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Restatement slashes Accentuate’s 2015 profit

Auction of fraudster’s assets: Some funds to be recovered.

Flooring and chemicals group Accentuate’s strong 2016 annual results are being overshadowed by the restatement of its 2015 results, that wiped out its reported R4.7 million profit and left it with a mere R59 000 in the black.

According to CEO Fred Platt, this became necessary as the full extent of the R70 million fraud perpetrated by a senior manager within its Floorworx subsidiary became apparent. The fraud was detected early in December last year and has led to reforms in internal controls that are currently being implemented.

Asked how such massive fraud – more than a fifth of its FY2016 annual turnover – could have gone undetected, Platt said while Accentuate’s management won’t abdicate its responsibility in this regard, it should be noted that the fraud took place over a period of ten years.

The fraudster, who has since been convicted and is awaiting sentence, is a professional criminal who ensured that he deceived at very step of the process, Platt said.

He said when Floorworx was bought from Marley Flooring in 2005, the group had to set up new systems and the fraud was built into the systems right from the beginning. The group used comparative reporting and, since the theft took place at a consistent pace, there were no unusual movements that could be picked up.

The numbers were further backed up by “reams and reams of supporting documents drawn up and based on real information” with the express object of covering up the wrongdoing. “He ran a parallel business for ten years,” Platt said.

Accentuate has reviewed all its systems and is building in safeguards. The board and audit committee have been strengthened and some discussions, such as whether the internal audit function should be outsourced to an independent party or done in-house, are on-going, Platt said.

The Asset Forfeiture Unit seized some assets, including original paintings, jewellery and Persian carpets bought from the proceeds of the crimes and has since handed them over to Accentuate. The company will have it auctioned in an effort to recover some of its losses.

Platt said there is however a substantial amount that cannot be accounted for yet.

He said Accentuate will launch an application to have the fraudster sequestrated and hopes to be able to have some properties liquidated as a result.

The company hopes to recover a seizable amount, but not nearly the full R70 million.

Platt said in a very difficult trading environment, Accentuate did substantially better in FY2016 than the previous year, even before the restatement.

The company recorded R322 million revenue, up from R318 million. Net profit improved from R59 000 (R4.7 million before the restatement) to R7.5 million.

Platt said Floorworx experienced a drop off in business from the public sector in the build-up to the local government elections, while one of its other major client sectors, the construction industry, is also under pressure. Floorworx contributes about 80% of the group’s revenue.

The chemical business Safic traditionally serves the mining and heavy industrial sectors, which are also facing headwinds. The subsidiary is according to Platt making progress in exploring new markets.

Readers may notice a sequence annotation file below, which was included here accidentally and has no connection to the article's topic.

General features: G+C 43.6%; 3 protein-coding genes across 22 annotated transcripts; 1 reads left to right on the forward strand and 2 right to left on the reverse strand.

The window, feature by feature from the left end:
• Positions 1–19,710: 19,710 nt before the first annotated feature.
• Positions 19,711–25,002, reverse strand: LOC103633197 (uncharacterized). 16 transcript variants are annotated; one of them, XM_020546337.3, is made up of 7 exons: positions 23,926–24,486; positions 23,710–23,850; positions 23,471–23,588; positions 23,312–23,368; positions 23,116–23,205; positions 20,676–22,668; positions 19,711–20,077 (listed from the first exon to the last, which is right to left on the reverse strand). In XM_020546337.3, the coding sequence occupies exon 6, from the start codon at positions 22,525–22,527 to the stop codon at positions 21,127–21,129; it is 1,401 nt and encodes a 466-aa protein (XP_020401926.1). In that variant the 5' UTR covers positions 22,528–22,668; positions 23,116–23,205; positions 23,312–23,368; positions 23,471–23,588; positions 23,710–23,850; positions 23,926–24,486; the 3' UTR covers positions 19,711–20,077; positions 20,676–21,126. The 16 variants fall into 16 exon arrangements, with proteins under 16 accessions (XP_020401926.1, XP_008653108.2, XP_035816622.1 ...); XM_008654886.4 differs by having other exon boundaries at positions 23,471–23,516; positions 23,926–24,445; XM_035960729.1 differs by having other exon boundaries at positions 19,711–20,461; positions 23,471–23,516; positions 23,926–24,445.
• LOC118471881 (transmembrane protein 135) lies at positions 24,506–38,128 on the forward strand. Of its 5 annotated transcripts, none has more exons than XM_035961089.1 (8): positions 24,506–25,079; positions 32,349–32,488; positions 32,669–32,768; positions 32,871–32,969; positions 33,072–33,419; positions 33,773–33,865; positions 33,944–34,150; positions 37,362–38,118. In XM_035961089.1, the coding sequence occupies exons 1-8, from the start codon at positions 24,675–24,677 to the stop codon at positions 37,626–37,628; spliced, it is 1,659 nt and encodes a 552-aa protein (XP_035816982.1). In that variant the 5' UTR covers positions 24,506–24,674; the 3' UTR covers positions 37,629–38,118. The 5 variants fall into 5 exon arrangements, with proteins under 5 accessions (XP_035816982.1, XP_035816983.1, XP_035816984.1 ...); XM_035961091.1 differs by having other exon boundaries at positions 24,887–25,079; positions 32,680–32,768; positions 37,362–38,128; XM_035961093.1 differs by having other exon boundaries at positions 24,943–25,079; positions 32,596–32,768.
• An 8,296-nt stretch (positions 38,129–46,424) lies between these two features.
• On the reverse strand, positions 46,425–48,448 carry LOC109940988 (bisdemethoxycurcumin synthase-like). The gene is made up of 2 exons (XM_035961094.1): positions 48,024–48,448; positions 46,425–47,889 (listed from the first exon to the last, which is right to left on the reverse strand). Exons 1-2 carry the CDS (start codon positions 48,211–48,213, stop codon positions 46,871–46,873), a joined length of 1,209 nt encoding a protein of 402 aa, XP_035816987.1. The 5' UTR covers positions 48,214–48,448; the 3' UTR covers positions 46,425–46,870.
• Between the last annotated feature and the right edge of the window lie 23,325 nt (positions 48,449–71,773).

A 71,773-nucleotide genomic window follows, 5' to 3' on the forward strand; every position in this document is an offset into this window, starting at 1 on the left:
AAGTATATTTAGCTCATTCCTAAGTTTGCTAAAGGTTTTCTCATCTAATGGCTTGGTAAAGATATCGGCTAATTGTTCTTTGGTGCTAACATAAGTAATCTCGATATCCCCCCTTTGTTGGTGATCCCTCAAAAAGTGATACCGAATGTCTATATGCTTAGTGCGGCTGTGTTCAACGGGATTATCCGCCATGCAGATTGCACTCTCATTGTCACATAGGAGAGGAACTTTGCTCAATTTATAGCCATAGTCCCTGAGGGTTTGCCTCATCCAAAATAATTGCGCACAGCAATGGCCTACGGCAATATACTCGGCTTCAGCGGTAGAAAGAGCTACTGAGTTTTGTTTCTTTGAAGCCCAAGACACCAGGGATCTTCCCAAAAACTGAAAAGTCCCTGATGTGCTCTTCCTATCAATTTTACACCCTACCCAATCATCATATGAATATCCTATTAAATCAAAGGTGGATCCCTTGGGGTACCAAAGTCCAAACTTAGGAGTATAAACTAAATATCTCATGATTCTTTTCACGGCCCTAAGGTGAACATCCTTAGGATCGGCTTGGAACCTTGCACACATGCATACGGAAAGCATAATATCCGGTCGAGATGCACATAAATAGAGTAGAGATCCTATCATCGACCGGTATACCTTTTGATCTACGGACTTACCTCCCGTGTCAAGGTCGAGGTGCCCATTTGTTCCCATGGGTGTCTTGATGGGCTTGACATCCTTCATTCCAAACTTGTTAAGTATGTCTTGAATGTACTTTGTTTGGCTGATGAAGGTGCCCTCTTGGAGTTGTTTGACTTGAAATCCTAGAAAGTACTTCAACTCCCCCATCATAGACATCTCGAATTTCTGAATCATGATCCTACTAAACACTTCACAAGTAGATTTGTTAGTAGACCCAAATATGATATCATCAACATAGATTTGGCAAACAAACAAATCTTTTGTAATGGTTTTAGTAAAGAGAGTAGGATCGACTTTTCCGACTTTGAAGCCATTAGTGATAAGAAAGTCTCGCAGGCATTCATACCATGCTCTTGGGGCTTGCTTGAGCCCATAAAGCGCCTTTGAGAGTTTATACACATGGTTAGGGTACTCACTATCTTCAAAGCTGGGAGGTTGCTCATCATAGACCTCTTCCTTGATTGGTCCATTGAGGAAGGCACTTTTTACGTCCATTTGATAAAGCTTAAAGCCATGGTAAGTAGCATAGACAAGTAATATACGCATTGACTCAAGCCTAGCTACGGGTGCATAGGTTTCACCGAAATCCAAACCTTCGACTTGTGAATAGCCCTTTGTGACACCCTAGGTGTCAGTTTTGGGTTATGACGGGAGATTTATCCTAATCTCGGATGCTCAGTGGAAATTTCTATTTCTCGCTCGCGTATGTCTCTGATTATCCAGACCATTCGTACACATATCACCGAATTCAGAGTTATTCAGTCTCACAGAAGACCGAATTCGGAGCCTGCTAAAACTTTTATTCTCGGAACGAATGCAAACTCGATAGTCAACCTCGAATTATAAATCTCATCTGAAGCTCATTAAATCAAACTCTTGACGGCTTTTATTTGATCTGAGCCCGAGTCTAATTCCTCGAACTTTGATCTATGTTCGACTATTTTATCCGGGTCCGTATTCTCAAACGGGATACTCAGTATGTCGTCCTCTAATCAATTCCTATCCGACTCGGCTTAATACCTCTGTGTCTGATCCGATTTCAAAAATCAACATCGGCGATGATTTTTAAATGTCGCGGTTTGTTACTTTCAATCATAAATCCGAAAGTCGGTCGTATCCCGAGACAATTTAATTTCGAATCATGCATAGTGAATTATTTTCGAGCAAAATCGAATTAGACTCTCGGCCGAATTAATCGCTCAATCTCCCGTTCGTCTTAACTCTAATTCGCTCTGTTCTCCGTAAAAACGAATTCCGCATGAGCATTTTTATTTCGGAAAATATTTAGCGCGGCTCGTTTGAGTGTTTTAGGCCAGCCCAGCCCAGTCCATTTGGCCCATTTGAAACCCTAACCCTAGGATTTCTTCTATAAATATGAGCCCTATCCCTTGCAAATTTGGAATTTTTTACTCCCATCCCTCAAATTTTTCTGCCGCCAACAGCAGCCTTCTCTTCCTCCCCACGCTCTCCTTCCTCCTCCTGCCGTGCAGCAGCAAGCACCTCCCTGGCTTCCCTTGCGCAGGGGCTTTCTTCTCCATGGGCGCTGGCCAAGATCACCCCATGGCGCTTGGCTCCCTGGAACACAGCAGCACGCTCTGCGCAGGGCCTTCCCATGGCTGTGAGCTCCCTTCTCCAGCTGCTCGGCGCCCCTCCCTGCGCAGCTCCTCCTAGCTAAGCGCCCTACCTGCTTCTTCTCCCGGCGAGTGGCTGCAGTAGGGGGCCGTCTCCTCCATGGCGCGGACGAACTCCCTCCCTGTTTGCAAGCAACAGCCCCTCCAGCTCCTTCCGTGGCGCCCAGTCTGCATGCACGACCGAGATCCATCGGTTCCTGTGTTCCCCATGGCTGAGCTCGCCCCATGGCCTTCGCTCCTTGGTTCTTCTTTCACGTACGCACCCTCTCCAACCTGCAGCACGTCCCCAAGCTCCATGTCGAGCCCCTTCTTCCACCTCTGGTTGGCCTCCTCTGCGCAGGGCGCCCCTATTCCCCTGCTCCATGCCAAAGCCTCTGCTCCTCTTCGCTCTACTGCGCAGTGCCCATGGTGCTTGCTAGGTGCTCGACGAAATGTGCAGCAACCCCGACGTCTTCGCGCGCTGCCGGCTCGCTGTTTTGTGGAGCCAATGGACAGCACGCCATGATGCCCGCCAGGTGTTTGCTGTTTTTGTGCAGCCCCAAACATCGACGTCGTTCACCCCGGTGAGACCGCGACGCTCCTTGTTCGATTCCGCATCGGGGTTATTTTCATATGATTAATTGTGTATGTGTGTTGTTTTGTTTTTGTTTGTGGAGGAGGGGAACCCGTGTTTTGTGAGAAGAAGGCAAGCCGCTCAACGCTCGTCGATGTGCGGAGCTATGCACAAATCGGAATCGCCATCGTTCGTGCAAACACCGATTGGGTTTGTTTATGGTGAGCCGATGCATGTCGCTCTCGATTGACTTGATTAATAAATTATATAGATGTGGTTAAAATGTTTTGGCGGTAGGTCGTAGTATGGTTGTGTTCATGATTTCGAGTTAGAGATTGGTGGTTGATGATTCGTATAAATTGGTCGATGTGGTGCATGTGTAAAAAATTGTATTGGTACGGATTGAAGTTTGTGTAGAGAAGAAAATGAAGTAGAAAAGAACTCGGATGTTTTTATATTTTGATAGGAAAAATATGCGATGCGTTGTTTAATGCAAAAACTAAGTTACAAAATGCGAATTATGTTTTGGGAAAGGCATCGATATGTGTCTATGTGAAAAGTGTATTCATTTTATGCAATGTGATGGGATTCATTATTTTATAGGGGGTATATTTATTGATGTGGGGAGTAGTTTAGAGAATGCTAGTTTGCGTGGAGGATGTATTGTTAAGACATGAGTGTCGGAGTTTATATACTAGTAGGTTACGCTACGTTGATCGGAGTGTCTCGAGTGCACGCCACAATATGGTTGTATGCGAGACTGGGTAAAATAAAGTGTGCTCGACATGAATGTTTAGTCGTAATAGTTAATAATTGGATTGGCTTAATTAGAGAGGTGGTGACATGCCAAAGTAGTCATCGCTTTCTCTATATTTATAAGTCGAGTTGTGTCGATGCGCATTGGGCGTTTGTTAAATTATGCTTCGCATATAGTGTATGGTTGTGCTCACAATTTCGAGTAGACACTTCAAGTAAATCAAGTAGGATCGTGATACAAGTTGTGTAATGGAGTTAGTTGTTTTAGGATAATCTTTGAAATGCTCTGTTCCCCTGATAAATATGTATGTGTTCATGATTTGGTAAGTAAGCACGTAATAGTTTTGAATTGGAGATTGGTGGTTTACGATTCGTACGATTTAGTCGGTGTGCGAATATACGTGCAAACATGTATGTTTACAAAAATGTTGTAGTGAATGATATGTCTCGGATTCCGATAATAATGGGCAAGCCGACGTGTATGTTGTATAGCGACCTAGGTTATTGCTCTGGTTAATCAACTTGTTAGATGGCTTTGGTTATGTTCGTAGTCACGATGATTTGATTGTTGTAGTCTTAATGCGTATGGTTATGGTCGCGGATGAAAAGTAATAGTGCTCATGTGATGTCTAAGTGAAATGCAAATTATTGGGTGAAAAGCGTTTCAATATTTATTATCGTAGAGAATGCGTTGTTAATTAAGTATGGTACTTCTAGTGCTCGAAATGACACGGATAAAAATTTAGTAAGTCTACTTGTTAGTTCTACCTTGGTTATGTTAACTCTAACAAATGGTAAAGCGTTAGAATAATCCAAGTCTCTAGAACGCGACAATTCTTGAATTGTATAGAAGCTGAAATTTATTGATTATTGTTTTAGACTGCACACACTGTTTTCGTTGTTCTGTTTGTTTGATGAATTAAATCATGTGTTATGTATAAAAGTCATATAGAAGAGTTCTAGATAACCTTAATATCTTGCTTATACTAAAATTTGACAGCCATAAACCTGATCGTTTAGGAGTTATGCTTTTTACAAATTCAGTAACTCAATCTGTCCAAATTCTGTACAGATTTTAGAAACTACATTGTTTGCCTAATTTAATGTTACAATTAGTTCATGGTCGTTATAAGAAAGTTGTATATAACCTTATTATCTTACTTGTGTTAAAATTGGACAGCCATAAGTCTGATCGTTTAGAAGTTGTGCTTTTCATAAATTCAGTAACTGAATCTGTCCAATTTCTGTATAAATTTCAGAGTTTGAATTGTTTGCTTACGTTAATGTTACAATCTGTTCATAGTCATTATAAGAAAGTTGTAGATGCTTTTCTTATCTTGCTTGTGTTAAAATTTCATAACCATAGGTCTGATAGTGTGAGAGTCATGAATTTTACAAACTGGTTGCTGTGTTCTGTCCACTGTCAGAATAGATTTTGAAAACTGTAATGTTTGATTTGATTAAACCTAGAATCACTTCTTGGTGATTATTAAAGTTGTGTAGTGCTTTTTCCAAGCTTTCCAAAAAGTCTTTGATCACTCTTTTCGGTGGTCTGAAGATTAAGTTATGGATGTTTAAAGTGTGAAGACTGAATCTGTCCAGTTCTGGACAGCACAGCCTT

Against this background, the group focussed on cost and margins and succeeded in increasing profitability.

Although he does not see a major improvement in the local market in the next year or two, there are some signs that government spending has resumed, Platt said.

Floorworx is therefore exploring other markets and has spent the past year preparing to comply with technical requirements for increased exports.

African markets are flooded with cheap ceramic imports and commodity-based economies are experiencing a shortage of currency, he said.

The company is exploring the dollar-denominated North American and Australian markets. They are working with a potential partner in North America who is currently buying vinyl composite tiles (VCTs) from its competitors. Floorworx could supply VCTs from its East London factory in a deal that would see it selling the partner’s product in the local market.

Those markets require consistent quality and are price sensitive, Platt said. While the logistics cost is not prohibitive, the key is where to peg the exchange rate, he said.

Floorworx sees a growth opportunity in the commercial market and might consider an acquisition in this regard.

Accentuate’s Safic joint venture with Ion Exchange India sees a huge opportunity in an increasing move towards the efficient use of water as well as re-using and recycling water. Ion Exchange is a world leader in the field and an agreement recently concluded with construction group Stefanutti Stocks could go a long way to establish the joint venture in the local market.

Platt said the joint venture is uniquely positioned to deliver water treatment services to the planned nuclear power stations.

Accentuate’s share price was unchanged on Wednesday at R1.02.

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I realise the prevention and detection of fraud are responsibility of management, but just wondering who the external auditors were?

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